-Foods high in oxalates, such as spinach, beets, cocoa, strawberries, cherries, apricots, and kiwis, can reduce the absorption of calcium from other foods, as well as iron, phosphorus, copper and magnesium. It should also be taken into account that oxalates increase the risk of developing kidney stones in predisposed people.
-Foods loaded with digestion inhibitors - lectins, phytates, saponins etc.- should be reduced, because some people are more sensitive to them, just like gluten. These are mainly seeds, legumes and grains. You can at least learn to treat your food properly to deal with the problem. Generally, soaking and cooking give a satisfactory result.
-Foods that are too hot and especially those that are too cold are unfavorable to digestion.
How to improve digestion to improve the breakdown of nutrients?
The way we eat is also very important for the breakdown of nutrients. Here's what to do to improve digestion.
• To digest well, it is essential to be calm. Stress and rushing tend to slow down our digestion.
• Chewing well is also essential so that the food is broken up into smaller pieces that are easier to digest. In addition, a first enzymatic action on the sugars and fats of chewed foods is launched. It should be remembered that by chewing more, we eat more slowly and we feel full. It helps to avoid overeating.
• Drinking with meals is not recommended. This can dilute digestive juices and make digestion difficult. If you still want to drink with your meals, prefer a hot drink and try to drink in small sips.
• Watching your acid-base balance is important for the activity of certain digestive enzymes. Take into account that if the amount of stomach acid in the stomach is not adequate, it can interfere with the breakdown of food, especially protein.
• Regular fiber intake is very important to cleanse the colon, improve digestion and prevent constipation.
• Adequate hydration is also essential to enjoy good digestion and not suffer from constipation.
How to properly combine nutrients to enjoy better absorption?
• Vitamin D intakes play an essential role in the absorption of calcium;
• Consumption of good fats is important for efficient absorption of fat soluble vitamins such as vitamins A, E, K and D;
• For better iron absorption, eat foods rich in iron with vitamin C;
• Iron, zinc and copper interact with each other by competing for absorption from the intestines. This means that consuming too much of one of these minerals can cause a deficiency of another mineral. For example, consuming too much zinc will decrease copper absorption, while excess iron will decrease zinc absorption. It is therefore very important to ensure that your diet is balanced so that it contains sources of copper (legumes, cereals, liver) and zinc (meat, eggs, dairy products) in order to establish injury prevention.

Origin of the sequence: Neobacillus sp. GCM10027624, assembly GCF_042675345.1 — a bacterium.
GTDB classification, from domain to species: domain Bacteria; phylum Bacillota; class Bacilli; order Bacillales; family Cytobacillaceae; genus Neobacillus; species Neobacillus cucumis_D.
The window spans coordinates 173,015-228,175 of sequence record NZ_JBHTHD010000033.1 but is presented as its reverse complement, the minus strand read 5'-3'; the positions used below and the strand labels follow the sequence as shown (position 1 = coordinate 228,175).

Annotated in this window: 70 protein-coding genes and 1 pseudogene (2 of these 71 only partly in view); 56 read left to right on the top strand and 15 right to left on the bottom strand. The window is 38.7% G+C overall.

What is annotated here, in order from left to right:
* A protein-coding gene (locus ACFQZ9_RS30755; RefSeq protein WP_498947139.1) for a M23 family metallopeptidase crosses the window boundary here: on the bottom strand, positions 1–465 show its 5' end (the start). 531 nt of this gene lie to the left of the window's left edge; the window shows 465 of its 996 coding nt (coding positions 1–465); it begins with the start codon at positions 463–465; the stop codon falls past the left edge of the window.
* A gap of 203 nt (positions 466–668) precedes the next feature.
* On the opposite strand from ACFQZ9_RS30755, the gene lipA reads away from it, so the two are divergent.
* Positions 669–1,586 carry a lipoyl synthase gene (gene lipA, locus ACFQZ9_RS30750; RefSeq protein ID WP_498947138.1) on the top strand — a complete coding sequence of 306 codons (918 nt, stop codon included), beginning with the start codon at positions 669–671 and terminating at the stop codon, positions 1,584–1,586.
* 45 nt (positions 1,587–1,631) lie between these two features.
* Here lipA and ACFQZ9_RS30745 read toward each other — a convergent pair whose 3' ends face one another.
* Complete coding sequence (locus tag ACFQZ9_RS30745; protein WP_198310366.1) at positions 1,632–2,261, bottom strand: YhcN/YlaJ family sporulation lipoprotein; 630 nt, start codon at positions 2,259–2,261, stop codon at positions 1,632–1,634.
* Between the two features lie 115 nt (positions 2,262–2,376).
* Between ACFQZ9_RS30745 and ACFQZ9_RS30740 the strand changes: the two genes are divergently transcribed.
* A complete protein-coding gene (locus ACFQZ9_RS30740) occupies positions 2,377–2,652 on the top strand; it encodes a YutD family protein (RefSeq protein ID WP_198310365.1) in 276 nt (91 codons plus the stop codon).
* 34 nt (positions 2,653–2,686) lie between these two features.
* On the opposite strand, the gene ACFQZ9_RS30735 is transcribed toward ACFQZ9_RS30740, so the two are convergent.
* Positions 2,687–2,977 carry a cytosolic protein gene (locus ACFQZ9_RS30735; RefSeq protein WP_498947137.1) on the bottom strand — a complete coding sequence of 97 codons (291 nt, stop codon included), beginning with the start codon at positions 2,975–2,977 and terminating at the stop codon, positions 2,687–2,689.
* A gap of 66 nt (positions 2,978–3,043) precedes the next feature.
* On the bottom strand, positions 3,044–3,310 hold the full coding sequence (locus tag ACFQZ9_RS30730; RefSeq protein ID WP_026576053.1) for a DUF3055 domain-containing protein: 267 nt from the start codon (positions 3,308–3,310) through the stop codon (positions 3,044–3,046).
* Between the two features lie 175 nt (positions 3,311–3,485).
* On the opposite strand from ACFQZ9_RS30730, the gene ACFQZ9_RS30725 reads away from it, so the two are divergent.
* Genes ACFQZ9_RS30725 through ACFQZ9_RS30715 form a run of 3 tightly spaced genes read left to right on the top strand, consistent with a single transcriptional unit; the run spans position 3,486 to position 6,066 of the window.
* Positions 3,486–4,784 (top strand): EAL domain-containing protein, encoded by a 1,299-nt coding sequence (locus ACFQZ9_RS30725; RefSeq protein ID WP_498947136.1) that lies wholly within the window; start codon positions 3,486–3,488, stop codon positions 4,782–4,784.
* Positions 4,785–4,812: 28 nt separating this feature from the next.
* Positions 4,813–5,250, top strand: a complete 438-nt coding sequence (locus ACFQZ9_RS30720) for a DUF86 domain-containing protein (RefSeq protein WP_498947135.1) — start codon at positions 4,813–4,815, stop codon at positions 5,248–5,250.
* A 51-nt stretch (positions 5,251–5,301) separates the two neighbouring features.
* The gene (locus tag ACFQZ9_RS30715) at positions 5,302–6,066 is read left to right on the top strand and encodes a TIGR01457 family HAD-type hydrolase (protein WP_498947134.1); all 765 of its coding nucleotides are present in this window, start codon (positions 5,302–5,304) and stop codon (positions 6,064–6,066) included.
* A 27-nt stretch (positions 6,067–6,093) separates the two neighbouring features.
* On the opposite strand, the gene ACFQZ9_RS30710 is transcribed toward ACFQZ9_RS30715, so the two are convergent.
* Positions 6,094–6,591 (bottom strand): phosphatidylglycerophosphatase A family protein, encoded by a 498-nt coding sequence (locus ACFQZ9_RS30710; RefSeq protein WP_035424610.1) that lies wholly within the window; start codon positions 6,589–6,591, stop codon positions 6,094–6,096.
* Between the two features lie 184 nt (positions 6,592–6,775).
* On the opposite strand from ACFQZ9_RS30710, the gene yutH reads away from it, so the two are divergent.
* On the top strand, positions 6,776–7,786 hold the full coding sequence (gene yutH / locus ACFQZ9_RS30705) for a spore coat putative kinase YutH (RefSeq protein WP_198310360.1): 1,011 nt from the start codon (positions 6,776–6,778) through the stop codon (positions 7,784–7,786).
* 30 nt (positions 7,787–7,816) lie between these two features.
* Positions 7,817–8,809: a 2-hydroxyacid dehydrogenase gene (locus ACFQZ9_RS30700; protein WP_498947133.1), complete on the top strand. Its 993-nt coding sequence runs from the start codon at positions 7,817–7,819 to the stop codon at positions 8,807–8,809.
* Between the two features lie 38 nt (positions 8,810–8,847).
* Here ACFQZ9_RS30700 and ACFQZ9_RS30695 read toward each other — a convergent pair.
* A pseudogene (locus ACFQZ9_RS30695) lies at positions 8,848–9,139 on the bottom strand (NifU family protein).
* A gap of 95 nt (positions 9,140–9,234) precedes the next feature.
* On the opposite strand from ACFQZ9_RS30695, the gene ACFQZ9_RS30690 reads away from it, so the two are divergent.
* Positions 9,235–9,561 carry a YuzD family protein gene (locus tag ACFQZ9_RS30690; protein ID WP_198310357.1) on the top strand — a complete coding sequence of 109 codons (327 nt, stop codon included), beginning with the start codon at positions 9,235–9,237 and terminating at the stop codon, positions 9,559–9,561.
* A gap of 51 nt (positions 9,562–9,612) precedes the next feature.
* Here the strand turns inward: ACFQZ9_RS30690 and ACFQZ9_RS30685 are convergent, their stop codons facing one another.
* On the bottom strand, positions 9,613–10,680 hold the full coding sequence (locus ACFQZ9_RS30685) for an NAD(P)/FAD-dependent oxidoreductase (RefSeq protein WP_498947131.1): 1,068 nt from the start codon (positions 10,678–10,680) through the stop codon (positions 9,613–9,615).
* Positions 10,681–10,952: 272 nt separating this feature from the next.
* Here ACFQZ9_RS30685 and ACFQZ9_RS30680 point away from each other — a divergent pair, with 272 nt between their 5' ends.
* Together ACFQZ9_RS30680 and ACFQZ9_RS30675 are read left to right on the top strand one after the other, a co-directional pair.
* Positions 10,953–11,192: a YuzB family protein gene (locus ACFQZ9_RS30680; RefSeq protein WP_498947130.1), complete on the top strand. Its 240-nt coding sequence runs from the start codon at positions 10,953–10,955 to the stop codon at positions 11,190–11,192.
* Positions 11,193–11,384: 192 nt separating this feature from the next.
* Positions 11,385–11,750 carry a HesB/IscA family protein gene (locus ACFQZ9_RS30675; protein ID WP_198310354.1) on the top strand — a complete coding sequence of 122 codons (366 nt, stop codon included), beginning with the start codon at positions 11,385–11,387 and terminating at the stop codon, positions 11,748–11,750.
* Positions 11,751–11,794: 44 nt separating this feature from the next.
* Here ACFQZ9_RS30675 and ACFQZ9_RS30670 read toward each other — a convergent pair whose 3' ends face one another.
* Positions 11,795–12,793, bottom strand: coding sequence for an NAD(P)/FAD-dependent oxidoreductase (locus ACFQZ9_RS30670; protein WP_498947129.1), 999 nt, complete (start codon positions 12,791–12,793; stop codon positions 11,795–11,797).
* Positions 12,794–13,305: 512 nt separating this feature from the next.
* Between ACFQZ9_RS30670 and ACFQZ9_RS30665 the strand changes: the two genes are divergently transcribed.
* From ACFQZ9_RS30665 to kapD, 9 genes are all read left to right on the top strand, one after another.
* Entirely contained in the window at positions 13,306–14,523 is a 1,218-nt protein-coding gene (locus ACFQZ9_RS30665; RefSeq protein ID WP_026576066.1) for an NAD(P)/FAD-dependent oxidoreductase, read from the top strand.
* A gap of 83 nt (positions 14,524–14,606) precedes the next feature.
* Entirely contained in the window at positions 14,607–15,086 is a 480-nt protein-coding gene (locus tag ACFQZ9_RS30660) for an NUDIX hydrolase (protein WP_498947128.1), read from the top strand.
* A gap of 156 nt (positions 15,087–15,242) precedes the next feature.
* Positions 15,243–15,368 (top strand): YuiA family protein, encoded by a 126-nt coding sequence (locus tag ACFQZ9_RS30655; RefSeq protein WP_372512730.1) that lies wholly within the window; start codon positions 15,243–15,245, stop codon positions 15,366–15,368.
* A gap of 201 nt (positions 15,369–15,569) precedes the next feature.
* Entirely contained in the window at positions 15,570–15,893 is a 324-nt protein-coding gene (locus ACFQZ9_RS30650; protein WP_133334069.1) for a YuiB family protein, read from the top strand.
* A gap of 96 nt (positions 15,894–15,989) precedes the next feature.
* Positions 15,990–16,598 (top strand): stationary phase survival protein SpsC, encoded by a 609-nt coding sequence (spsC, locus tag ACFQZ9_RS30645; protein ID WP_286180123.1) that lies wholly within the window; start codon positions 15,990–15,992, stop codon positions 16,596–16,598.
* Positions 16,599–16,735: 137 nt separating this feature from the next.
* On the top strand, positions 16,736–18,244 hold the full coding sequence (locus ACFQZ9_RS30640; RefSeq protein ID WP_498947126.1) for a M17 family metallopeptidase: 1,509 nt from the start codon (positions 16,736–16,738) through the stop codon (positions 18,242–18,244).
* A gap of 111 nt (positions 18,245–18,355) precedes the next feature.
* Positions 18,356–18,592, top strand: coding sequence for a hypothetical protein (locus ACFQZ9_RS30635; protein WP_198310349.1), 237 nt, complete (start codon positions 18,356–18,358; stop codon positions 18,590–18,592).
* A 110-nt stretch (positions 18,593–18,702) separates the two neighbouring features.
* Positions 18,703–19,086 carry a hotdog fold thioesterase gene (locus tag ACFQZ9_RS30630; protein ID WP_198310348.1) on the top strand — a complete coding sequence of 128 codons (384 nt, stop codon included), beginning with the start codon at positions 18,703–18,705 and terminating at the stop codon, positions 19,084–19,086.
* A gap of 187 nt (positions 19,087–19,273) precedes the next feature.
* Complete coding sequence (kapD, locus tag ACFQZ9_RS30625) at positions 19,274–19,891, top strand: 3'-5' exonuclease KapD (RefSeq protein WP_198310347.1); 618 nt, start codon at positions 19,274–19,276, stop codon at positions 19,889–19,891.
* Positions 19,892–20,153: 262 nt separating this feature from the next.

How to take care of your gut microbiome?
It is thanks to the good bacteria that food in the intestinal system is digested and broken down. In addition, they produce B vitamins, which are essential for many bodily functions and help control bad bacteria, pathogens and parasites that live in or live in our bodies, which can weaken digestion and block absorption of nutrients. essential nutrients. So, to improve our digestion, we need to take care of our gut microbiome.
1. As you already know, antibiotics cause damage to the microbiome - the good bacteria that live in our intestines. Therefore, one can suffer from functional digestive disorders, chronic inflammatory bowel disease, infections or metabolic diseases. Taking broad-spectrum antibiotics or taking antibiotics repeatedly and successively is the most aggressive for the intestinal flora. So antibiotics should be avoided, except in cases of absolute necessity. And don't forget to take a probiotic at the same time during the antibiotic therapy.
2. In order to support your gut microbiome, it is advisable to eat fermented foods, like sauerkraut, kimchi, miso, kombucha, kefir, and tempeh. These provide a healthy dose of probiotic bacteria.
3. Consuming foods rich in prebiotics is also very important for nurturing good bacteria and taking care of the microbiome. Among these foods are garlic, onion, chicory, Jerusalem artichoke, leeks, asparagus and bananas.